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Postmortem Debugging in Dynamic Environments


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bug illustration

Credit: Gary Neill

Many modern dynamic languages lack tools for understanding complex failures.

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Comments


Berin Babcock-McConnell

Thank you for the interesting article. However, I have one comment / question regarding the broken code example. The article states that "[t]his simple program has a fatal flaw: while trying to clear each item in the ptrs array at lines 1415, it clears an extra element before the array (where ii = 1)." I agree that the out of bounds access and write on the ptrs array is not good. However, wouldn't dereferencing and writing to an uninitialized pointer be more of a problem here?

I admit I am not familiar with Illumos and it is not clear to me what hardware this example was run on but it seems like writing to below the ptrs array with the negative index is probably just going to write to an area of the stack that isn't currently in use (ptrs, ii, pushed registers, previous stack frame, etc, all being above ptrs[-1]). However, since the stack isn't initialized *(ptrs[ii]) is going to access whatever address happens to be in memory at ptrs[ii] and *(ptrs[ii]) = 0; is going to try and write a 0 to that address. Wouldn't this attempt to write to a random location in memory be more fatal to the program's execution?


David Pacheco

Berin, thanks for commenting. Yes, this program does a lot of broken things, and dereferencing one of the array elements is ultimately what lead to the crash. If it hadn't, then corrupting arbitrary memory (either by writing past the end of the array or by successfully dereferencing those pointers) may well have triggered a crash sometime later. In all of these cases, there'd be little hope of root-causing the bug without some kind of memory dump (assuming code inspection is intractable, as it would be in a more realistic program).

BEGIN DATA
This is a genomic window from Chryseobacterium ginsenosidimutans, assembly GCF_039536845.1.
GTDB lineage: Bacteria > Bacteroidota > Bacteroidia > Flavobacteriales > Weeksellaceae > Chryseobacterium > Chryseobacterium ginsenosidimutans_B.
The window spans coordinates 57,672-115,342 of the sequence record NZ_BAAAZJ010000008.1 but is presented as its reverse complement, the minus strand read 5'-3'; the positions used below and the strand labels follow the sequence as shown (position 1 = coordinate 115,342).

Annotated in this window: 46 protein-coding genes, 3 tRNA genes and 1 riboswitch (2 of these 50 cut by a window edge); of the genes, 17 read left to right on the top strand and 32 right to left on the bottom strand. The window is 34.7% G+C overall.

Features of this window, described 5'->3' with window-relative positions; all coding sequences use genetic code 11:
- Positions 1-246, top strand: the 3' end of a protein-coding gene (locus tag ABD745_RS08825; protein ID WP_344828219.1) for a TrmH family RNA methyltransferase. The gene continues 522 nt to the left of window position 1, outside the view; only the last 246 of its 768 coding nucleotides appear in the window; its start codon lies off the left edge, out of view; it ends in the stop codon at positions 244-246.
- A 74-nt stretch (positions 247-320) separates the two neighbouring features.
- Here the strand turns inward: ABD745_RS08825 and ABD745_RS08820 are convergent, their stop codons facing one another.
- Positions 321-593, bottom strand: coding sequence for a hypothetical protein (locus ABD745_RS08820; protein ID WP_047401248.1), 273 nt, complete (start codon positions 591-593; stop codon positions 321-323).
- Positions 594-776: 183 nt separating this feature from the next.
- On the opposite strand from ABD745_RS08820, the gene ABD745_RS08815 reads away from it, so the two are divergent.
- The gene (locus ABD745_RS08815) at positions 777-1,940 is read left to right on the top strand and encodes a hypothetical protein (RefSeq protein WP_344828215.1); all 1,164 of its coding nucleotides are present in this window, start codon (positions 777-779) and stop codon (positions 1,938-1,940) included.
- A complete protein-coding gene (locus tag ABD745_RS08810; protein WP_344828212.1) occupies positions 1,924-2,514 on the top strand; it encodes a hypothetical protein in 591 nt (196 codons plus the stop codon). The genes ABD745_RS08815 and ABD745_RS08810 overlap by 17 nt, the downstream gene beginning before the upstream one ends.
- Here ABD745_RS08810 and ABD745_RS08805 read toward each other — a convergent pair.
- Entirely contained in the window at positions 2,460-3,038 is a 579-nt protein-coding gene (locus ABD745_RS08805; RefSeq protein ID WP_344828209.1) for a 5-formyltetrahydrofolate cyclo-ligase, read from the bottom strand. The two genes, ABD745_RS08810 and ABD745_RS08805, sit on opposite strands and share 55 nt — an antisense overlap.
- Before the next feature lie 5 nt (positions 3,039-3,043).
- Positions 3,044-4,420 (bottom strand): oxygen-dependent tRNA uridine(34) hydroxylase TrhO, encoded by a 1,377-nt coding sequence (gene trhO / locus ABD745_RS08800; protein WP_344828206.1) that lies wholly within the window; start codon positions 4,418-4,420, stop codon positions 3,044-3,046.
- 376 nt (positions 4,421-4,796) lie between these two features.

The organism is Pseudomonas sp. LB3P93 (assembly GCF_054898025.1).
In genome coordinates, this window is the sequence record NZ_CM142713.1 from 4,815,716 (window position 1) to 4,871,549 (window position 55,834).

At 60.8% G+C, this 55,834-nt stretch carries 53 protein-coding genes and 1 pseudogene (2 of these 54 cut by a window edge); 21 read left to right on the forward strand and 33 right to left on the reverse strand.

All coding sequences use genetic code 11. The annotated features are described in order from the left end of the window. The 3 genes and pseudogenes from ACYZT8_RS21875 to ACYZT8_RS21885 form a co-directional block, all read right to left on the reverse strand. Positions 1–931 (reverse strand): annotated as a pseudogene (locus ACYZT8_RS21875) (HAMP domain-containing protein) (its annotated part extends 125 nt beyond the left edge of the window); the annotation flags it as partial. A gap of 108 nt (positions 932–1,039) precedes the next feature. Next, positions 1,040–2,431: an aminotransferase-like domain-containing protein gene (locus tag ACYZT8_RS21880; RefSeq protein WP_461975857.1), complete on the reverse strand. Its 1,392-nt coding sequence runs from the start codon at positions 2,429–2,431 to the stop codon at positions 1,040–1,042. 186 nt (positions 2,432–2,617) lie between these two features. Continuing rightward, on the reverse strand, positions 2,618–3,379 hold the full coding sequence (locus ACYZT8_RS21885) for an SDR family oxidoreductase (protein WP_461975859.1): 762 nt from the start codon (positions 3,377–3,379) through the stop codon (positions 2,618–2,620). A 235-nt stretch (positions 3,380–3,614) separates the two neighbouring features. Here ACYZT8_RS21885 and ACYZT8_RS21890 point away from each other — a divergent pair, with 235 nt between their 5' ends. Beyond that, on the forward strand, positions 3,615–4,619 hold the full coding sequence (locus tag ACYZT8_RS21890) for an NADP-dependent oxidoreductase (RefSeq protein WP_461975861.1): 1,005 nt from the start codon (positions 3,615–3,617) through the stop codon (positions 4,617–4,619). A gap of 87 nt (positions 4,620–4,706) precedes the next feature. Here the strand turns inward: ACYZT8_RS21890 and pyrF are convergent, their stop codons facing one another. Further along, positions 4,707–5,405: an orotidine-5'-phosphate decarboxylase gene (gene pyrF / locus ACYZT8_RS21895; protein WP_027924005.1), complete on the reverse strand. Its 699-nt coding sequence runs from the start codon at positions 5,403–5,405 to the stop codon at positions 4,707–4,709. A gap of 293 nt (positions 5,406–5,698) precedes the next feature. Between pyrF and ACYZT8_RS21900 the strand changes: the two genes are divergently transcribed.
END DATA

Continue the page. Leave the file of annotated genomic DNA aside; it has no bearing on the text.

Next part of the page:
CACM Administrator

The following letter was published in the Letters to the Editor of the April 2012 CACM (http://cacm.acm.org/magazines/2012/4/147353).
--CACM Administrator

Regarding the article "Postmortem Debugging in Dynamic Environments" by David Pacheco (Dec. 2011), I have a question regarding the broken code example in the section on native environments, where Pacheco said, "This simple program has a fatal flaw: while trying to clear each item in the ptrs array at lines 1415, it clears an extra element before the array (where ii = 1)." I agree the out-of-bounds access and write on the ptrs array could be fatal in some cases, but wouldn't writing to an uninitialized pointer be the true cause of fatality in this case?

I am not familiar with Illumos and do not know what hardware the example was run on, but it seems like writing to an address below the ptrs array with the negative index would probably just write to an area of the stack not currently in use, since ptrs, ii, pushed registers, and previous stack frame all likely exist in memory at addresses above ptrs[-1]. However, since the stack is not initialized, *(ptrs[ii]) will access whatever address happens to be in memory at ptrs[ii], while *(ptrs[ii]) = 0; will try writing 0 to that address. Wouldn't such an attempt to write to a random location in memory be more likely to be fatal to the program's execution than writing to an unused location on the stack?

Berin Babcock-McConnell
Tokyo

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AUTHOR'S RESPONSE

The sample program was intentionally broken. If dereferencing one of the array elements did not crash the program immediately (a stroke of luck), then the resulting memory corruption (whether to the stack or elsewhere) might have triggered a crash sometime later. In a more realistic program (where code inspection is impractical), debugging both problems would be hopeless without more information, reinforcing the thesis that rich postmortem analysis tools are the best way to understand such problems in production.

David Pacheco
San Francisco


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